Physiological differences among two Penstemon species and their hybrids in field and common garden environments

Authors

  • Sarah Kimball,

    1. Ecology & Evolutionary Biology, 5205 McGaugh Hall, University of California, Irvine, CA 92697, USA;
    2. Present address: Ecology & Evolutionary Biology, University of Arizona, Tucson, AZ 85721, USA
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  • Diane Campbell

    1. Ecology & Evolutionary Biology, 5205 McGaugh Hall, University of California, Irvine, CA 92697, USA;
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Author for correspondence:
Sarah Kimball
Tel:+1 520 621 4022
Fax:+1 520 621 9190
Email: kimballs@email.arizona.edu

Summary

  • • Hybrids can exhibit unique combinations of the physiological traits of their parents. These particular combinations may influence hybrid fitness and the evolutionary trajectory of a hybrid zone.
  • • Here, a hybrid zone between Penstemon newberryi and Penstemon davidsonii along an elevational gradient was examined, and physiological traits of parents and hybrids were measured in their native environment and a common garden. Gas exchange rates of nine different crosses were also measured.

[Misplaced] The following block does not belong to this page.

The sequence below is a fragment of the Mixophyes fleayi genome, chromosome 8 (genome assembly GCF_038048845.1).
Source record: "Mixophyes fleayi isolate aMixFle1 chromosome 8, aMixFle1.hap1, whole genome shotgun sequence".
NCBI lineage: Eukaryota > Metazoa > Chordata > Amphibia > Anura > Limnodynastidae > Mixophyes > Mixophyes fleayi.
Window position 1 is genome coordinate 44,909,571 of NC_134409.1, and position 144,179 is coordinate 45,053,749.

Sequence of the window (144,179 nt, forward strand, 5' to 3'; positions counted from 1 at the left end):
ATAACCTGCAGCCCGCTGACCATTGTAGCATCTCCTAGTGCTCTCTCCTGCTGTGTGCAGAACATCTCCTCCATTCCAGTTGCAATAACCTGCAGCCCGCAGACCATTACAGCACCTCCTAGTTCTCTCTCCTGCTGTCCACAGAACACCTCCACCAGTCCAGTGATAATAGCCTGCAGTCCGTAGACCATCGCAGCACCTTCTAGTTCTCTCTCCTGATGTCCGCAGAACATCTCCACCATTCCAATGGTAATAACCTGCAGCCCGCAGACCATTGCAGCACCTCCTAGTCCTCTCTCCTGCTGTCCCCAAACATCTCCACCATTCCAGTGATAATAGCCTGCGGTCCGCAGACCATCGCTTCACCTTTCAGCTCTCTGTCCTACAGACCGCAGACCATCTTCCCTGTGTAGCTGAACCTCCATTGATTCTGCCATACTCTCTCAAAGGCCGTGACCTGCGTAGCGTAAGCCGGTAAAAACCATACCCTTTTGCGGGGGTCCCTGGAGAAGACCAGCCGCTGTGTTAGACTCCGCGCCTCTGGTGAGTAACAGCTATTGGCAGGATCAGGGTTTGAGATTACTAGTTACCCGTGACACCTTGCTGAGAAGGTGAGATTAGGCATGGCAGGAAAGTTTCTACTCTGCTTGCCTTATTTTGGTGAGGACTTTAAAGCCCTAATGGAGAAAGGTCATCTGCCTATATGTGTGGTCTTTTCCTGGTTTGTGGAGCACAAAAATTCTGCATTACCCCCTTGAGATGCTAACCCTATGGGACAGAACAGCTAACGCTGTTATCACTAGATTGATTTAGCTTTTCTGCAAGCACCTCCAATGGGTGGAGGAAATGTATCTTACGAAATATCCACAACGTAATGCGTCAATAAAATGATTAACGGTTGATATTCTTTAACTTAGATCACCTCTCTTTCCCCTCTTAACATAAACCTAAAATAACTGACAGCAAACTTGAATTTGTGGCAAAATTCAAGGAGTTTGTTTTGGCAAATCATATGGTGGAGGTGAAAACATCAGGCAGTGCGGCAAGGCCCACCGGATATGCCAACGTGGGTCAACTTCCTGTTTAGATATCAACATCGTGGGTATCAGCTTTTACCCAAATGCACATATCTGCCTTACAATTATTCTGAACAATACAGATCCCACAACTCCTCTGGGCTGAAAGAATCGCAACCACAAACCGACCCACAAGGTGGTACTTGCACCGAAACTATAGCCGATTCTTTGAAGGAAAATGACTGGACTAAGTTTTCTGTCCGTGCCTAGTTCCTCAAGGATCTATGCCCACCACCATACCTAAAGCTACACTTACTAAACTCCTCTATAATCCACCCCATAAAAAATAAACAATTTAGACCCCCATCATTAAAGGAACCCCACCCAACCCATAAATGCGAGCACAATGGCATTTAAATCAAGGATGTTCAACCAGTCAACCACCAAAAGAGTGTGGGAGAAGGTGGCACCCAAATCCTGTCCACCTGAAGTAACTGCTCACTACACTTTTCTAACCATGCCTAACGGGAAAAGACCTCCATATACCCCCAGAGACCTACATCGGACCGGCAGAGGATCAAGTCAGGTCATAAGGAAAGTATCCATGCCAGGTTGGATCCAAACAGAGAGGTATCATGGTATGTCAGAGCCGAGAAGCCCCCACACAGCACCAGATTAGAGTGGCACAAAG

• • Alpine P. davidsonii had less negative pre-dawn water potential and lower water use efficiency (WUE) than its montane relative P. newberryi in a common garden and in field measurements. The species difference in WUE was attributable to lower conductance in P. newberryi in the field, but to a higher photosynthetic rate in this species in the common garden. The alpine species took less time to produce mature fruits and reached maximum photosynthetic rate at a lower temperature. Natural hybrids were intermediate for most characters. F1 hybrids had lower conductance than progeny of natural hybrids.
  • • The intermediate WUE of natural hybrids may be one factor that allows them to persist in intermediate environments. Comparisons of different crosses suggest that the genotypic composition of hybrids influences their physiological performance.

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